Telnet vs. SSH

Instructor: David Delony

David is a freelance writer specializing in technology. He holds a BA in communication.

Both Telnet and SSH allow you to access a computer remotely. In this lesson, we'll learn about the differences between the two and their respective advantages, and also take a closer look at some of the features of SSH.

Telnet Vs. SSH

If you're looking to log in to a remote computer across a network, you have a choice between using SSH or the older Telnet protocol. What's the difference between the two and why would you want to use one more than the other. In this lesson, you'll learn the key differences between SSH and Telnet.


Telnet is much older than SSH, predating SSH by about 25 years. Telnet was created when the network that evolved into the modern Internet, ARPANET, only connected a few universities and research labs in the U.S.

The goal of ARPANET was to allow researchers to share resources with the ultimate goal of improving the state of the art of computing and networking. It was very important to make it as easy as possible for other users to access things, so there was less emphasis on security in the late 1960s and early '70s than there is today.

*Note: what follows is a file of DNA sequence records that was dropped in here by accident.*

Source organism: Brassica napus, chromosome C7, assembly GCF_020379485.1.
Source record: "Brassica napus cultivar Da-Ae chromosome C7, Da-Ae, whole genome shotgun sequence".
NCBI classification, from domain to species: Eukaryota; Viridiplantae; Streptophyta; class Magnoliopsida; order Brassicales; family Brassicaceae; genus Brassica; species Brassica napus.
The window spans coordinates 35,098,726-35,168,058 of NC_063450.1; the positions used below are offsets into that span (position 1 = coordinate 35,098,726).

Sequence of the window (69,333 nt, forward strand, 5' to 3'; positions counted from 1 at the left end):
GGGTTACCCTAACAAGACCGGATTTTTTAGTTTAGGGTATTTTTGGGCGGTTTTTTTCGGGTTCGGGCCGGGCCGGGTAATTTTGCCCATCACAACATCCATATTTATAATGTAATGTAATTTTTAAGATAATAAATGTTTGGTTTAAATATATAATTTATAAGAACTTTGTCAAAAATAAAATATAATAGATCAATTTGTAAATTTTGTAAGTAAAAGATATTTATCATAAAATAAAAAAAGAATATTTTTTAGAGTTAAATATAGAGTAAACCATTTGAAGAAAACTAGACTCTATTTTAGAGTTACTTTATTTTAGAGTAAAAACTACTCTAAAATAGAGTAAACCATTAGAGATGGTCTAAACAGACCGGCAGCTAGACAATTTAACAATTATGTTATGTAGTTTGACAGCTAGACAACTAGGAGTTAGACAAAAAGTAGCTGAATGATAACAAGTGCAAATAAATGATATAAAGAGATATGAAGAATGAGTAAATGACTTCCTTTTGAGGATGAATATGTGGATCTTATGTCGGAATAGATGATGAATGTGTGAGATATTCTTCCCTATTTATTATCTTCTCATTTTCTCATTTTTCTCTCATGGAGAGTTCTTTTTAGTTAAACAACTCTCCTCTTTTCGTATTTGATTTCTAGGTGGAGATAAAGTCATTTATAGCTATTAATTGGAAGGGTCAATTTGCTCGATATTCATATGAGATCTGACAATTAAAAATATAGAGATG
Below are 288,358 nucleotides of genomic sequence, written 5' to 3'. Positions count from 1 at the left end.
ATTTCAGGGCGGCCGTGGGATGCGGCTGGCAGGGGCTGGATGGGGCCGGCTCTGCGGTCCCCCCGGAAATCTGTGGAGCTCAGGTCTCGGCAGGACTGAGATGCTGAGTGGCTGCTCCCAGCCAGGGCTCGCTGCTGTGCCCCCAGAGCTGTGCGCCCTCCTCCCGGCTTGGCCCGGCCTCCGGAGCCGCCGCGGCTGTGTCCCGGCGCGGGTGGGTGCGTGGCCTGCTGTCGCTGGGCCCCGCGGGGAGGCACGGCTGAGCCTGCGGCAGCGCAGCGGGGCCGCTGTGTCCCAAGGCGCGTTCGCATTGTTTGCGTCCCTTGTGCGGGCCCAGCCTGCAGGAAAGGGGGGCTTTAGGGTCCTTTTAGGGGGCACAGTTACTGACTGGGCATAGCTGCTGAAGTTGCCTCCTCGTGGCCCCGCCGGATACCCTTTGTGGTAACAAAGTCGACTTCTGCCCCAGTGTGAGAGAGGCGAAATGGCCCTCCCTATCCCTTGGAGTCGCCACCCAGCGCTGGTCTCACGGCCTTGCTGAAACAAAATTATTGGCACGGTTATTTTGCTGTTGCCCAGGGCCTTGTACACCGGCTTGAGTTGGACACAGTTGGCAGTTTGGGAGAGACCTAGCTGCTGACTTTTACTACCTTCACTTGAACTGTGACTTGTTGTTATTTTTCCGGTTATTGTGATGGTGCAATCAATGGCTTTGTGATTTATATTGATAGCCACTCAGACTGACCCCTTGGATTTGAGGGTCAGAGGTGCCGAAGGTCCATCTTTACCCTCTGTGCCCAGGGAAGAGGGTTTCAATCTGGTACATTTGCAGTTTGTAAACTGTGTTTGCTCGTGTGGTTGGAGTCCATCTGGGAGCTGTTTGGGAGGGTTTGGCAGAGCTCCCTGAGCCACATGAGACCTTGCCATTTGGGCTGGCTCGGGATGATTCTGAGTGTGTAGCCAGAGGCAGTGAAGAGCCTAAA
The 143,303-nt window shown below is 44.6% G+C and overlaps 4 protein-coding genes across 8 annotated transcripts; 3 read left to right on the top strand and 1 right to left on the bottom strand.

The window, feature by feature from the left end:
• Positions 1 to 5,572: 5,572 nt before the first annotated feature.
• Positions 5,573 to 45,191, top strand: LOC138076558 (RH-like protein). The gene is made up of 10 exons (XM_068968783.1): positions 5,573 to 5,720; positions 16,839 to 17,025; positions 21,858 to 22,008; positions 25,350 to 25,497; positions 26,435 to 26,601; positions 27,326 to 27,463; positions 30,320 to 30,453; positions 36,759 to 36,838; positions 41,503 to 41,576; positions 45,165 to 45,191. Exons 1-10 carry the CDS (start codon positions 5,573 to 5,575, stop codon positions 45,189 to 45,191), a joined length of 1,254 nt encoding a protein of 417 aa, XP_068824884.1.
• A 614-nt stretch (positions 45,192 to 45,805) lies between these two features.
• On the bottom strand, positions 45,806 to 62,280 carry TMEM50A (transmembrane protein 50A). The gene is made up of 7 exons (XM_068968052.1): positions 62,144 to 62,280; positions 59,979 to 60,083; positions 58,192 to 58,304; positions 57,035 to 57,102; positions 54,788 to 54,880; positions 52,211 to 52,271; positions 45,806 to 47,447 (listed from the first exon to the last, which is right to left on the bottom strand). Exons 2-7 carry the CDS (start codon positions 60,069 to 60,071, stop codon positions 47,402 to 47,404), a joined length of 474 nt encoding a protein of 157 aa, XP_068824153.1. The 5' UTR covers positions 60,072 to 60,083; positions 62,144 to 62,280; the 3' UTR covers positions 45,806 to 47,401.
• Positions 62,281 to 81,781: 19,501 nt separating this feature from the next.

There were simply no malicious users back then. Almost everybody on ARPANET was an experienced computer user and bringing down remote machines would have only hurt the project.

The lack of concern for security back then manifests itself in a lack of encryption. Everything sent over the network between the two computers is sent in cleartext, or completely unencrypted text. Anyone who intercepts the connection can read everything being sent. The major security problem is that this includes the usernames and passwords.

For example, a system administrator who logs in using the root account on a Linux system might be intercepted by a hacker. The hacker, realizing that someone logged in using the root account, will be able to use the password to log in.

The root account is allowed to modify any file on the system. With this power, an unauthorized user can do a lot of damage, such as deleting all the files or locking out other users.

For this reason, SSH is vastly preferred for remote connections. Telnet is best used for applications over trusted networks such as LANs that don't have a connection to the outside world and devices that don't support SSH at all. These are usually embedded devices. These devices should also be placed on networks that are isolated from the Internet for security.


SSH or Secure Shell offers a much more secure connection to a remote computer.

The biggest advantage of SSH is that the connection between the host and the remote computer is encrypted. This means that an outside user who manages to intercept the connection will only see an apparently random string of numbers and letters instead of cleartext.

This makes SSH much more useful for remote logins where security is needed.

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